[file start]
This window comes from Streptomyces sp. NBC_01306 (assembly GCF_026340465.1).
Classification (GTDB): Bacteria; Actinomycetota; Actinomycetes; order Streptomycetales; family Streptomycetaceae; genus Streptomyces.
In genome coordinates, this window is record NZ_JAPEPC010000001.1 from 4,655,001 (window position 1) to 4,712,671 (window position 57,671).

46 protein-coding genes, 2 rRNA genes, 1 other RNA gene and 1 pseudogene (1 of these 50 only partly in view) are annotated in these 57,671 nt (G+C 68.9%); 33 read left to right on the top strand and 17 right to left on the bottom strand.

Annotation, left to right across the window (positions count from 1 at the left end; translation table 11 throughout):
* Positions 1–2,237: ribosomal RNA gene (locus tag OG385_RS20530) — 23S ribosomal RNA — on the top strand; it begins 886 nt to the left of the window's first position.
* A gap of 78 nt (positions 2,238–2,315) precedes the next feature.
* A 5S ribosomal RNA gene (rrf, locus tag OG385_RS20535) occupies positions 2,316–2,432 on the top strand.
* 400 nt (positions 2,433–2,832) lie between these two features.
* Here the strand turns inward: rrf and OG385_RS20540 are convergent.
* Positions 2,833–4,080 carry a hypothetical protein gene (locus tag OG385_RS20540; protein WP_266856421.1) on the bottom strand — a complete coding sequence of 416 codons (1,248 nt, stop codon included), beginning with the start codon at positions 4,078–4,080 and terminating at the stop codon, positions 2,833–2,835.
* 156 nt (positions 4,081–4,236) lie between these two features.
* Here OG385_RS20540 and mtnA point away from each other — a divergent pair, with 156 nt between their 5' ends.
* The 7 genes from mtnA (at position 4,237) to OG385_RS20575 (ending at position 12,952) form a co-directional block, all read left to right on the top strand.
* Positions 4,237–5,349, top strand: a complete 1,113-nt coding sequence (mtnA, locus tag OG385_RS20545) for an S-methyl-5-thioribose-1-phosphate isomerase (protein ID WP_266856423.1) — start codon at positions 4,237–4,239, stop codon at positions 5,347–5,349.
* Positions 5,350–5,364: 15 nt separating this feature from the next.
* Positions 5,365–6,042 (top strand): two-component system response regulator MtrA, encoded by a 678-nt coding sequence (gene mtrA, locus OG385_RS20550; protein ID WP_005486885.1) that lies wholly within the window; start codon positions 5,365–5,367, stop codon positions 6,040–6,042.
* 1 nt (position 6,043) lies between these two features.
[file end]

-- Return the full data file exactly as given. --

This window comes from Streptomyces sp. NBC_01306 (assembly GCF_026340465.1).
Classification (GTDB): Bacteria; Actinomycetota; Actinomycetes; order Streptomycetales; family Streptomycetaceae; genus Streptomyces.
In genome coordinates, this window is record NZ_JAPEPC010000001.1 from 4,655,001 (window position 1) to 4,712,671 (window position 57,671).

46 protein-coding genes, 2 rRNA genes, 1 other RNA gene and 1 pseudogene (1 of these 50 only partly in view) are annotated in these 57,671 nt (G+C 68.9%); 33 read left to right on the top strand and 17 right to left on the bottom strand.

Annotation, left to right across the window (positions count from 1 at the left end; translation table 11 throughout):
* Positions 1–2,237: ribosomal RNA gene (locus tag OG385_RS20530) — 23S ribosomal RNA — on the top strand; it begins 886 nt to the left of the window's first position.
* A gap of 78 nt (positions 2,238–2,315) precedes the next feature.
* A 5S ribosomal RNA gene (rrf, locus tag OG385_RS20535) occupies positions 2,316–2,432 on the top strand.
* 400 nt (positions 2,433–2,832) lie between these two features.
* Here the strand turns inward: rrf and OG385_RS20540 are convergent.
* Positions 2,833–4,080 carry a hypothetical protein gene (locus tag OG385_RS20540; protein WP_266856421.1) on the bottom strand — a complete coding sequence of 416 codons (1,248 nt, stop codon included), beginning with the start codon at positions 4,078–4,080 and terminating at the stop codon, positions 2,833–2,835.
* 156 nt (positions 4,081–4,236) lie between these two features.
* Here OG385_RS20540 and mtnA point away from each other — a divergent pair, with 156 nt between their 5' ends.
* The 7 genes from mtnA (at position 4,237) to OG385_RS20575 (ending at position 12,952) form a co-directional block, all read left to right on the top strand.
* Positions 4,237–5,349, top strand: a complete 1,113-nt coding sequence (mtnA, locus tag OG385_RS20545) for an S-methyl-5-thioribose-1-phosphate isomerase (protein ID WP_266856423.1) — start codon at positions 4,237–4,239, stop codon at positions 5,347–5,349.
* Positions 5,350–5,364: 15 nt separating this feature from the next.
* Positions 5,365–6,042 (top strand): two-component system response regulator MtrA, encoded by a 678-nt coding sequence (gene mtrA, locus OG385_RS20550; protein ID WP_005486885.1) that lies wholly within the window; start codon positions 5,365–5,367, stop codon positions 6,040–6,042.
* 1 nt (position 6,043) lies between these two features.